A broken arm is easy to understand. A cold. The flu. But something that is invisible and just as constraining is far harder to compute. It is therefore, in some ways, more scary or unwieldy. When we (or someone we know) loses the capacity to cope, it’s scary for everyone.

The brain is a deeply partitioned thing. It hides us from ourselves. It sequesters emotions and reactions and experiences. If the brain was a house, the front room would be as tidy as possible, but the rest of it would be carnage. The other rooms would be complex and messy with so many hoarded items and unfiled paperwork.

This means that it is very possible that from time to time or once in a while, or for a long drawn out time, or perhaps never, that you or someone you know will lose the facilities you have come to rely on. Sleep. Confidence. Concentration. Memory. Passion. Energy. Anything the brain does, it can stop doing.

What I have seen as a person and as a therapist, is we are fucking awful at handling this well in our society. Particularly when it happens to ourselves or, even worse, to someone we love. So what to do? (Just to be clear, I am not talking about severe mental health disorders, these are another level of care again.) There is a phrase that comes to me that I feel is designed with great wisdom. The phrase is: give someone a roof over their head. To me this sums up what to do, in the less chronic and complex cases. Of course there are no glib answers to this, but giving someone a roof over their head, whether literal or metaphorical, is to provide them with enough containment and safety that they can rebuild themselves. While we are worrying over safety or location or money or food or the basic needs, it is hard to put ourselves right. And for us or those around us, it is easy to panic. It is easy to want to try to fix. To advise. But the reason this person is semi or totally fallen over is because they are overwhelmed. Either by their present circumstances, or by prior trauma that has been triggered by present circumstances. Or both! What they need, if possible, is space, time, safety, and enough of the simple soothing things that they can begin to rebuild. They need to water the seeds of pleasure and safety and connection again. Connection to self and others. That means asking them how they are, but also asking them other questions. Or telling them about your own interests or what you’ve been up to. Treating them like they are still them.

It is also important they learn tools to help them with the symptoms, and to use this shouting set of circumstances to work out what it is that has surfaced. What have they been doing or overdoing or avoiding? But it is for them to tackle this, with help – probably not yours!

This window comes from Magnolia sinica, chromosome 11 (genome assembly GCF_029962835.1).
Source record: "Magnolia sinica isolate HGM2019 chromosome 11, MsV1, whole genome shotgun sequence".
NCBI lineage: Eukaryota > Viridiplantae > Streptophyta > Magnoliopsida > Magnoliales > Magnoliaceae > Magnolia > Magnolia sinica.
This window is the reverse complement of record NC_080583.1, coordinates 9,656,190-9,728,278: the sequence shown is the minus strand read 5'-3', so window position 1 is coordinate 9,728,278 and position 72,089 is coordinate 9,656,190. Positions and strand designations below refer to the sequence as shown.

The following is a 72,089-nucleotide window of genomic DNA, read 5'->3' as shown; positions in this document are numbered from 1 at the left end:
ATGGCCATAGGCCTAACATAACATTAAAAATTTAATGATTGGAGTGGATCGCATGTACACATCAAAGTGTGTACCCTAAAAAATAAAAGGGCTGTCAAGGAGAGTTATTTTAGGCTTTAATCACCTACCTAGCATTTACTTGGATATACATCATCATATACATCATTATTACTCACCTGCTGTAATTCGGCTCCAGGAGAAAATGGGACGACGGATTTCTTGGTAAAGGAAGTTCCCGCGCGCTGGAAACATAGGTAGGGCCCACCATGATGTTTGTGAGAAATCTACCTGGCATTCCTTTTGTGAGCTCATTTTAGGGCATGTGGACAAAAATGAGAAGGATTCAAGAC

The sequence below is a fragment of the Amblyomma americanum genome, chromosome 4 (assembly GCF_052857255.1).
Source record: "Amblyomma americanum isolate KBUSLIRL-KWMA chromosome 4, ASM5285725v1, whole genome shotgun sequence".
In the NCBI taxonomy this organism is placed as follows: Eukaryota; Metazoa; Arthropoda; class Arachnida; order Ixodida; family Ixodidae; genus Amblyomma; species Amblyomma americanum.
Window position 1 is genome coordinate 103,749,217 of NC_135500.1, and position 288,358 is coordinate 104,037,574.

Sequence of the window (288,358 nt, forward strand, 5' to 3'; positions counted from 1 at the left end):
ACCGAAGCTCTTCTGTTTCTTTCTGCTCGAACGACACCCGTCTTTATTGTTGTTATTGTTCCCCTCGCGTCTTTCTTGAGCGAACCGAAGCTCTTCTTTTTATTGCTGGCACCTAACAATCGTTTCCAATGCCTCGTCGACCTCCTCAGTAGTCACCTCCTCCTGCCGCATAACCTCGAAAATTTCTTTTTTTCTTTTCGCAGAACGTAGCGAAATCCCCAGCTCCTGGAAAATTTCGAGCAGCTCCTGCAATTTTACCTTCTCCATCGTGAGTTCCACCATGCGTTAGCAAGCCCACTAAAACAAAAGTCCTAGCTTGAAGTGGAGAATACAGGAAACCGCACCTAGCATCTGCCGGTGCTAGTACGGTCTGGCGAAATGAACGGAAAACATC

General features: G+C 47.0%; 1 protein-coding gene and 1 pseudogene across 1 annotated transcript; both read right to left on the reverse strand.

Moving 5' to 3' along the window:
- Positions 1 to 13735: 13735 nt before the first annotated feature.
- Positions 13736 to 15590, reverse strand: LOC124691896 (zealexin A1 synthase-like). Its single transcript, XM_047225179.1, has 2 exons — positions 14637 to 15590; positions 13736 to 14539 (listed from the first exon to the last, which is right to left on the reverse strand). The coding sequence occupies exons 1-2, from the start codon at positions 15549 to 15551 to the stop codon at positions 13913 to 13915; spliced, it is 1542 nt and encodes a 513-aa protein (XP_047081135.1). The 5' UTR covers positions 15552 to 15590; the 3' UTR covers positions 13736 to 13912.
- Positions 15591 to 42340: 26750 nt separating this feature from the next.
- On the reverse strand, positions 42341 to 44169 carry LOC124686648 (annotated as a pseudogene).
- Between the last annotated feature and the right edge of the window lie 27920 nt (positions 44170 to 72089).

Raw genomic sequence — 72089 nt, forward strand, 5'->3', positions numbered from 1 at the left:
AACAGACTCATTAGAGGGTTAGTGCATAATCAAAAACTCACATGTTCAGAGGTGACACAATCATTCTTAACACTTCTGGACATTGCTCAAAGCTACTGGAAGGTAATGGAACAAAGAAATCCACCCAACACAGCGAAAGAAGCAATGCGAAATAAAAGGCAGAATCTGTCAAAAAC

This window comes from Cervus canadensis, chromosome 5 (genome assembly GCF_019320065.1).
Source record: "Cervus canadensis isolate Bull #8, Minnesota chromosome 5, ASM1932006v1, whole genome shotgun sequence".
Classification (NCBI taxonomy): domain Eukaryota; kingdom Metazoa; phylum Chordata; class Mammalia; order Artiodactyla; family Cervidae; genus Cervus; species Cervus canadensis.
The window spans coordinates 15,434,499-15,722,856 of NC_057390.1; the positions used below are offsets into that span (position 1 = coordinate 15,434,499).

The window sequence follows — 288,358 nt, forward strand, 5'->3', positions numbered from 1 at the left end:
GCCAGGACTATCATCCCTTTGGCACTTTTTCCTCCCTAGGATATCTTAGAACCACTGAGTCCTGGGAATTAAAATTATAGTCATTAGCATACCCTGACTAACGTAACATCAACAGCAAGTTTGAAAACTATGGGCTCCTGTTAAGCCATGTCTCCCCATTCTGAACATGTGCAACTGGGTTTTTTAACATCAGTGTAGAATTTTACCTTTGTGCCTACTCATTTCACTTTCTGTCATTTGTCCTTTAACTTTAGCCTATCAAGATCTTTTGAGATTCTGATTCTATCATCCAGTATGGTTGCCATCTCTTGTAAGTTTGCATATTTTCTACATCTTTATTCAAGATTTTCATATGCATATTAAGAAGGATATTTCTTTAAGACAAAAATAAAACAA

Sometimes, in rare cases, people don’t want to put themselves back together. Or more accurately, they lack the wherewithal. They languish and stay stuck. And those who aren’t like that might look that way for quite some time. But actually humans are like trees, shrubs and flowers. They reach down into the ground for what they need, and they reach up into the sky for the sunshine. And sometimes, they flower. But not all the time! We all, deeply and inherently, wish to grow towards the light. With enough time, patience, and safety, that will happen. Nobody gets to choose what that looks like or how long it takes. And of course the right kind of professional support is very necessary. Of course, I am biased towards support that is interested in the body not the mind. The mind can only get you so far, the body-mind, as in working with the feelings in the body, is where it’s at. It’s how you get into those hidden rooms in the brain. The cluttered ones that have spilled out into the front room.

The main thing is, our culture is pretty broken. We are over-stimulated, we are over segregated (Netflix and Deliveroo are an insidious death to our culture). And we are measured on output and busyness, not on our basic and lovely natures — 0ur natures of connection and tenderness and curiosity and creativity and community. These things are deeply healing. Getting shit done might feel cathartic, and it is part of humanity, but it isn’t the vitamins and minerals of existence.

What you or your loved one needs is a roof over their head, literally and metaphorically. To rediscover the small seedlings of growth that will show up in a safe-feeling person. Eventually. And to follow those. To resist pushing to be normal again. (If you’re normal in today’s culture, then you should be worried!) It is about giving in. It is about gazing, and moving, and trusting, and tinkering with the things that matter. It is not about hurry or advice or panic.

They will be perhaps be feeling desperate. Frightened. Confused. There will be a sense of denial, or reluctance to accept this is a part of them. There will be exhaustion. They will be feeling ashamed. They can no longer dance the dance they thought they had to in order to get or maintain belonging. They are being stripped bare. Down to the essentials. Life will be deeply uncertain. They will be uncertain about what their bodies will be like each day. And their minds.

One of the best things you can do, in fact, if someone you love is struggling, is get help yourself. Get support with your quiet or loud fears and hurt about what you are forced to watch and feel powerless about. Nothing you can do can save someone or hold them up. It is exhausting trying to do that. You will grow to resent them. What you can do is love and trust them just as they are, knowing they will recover. Almost always.

And I, and others like me, are here for you and yours. And we know professionally, and often personally, just how hard it can be for those who struggle, and for those who have to watch them.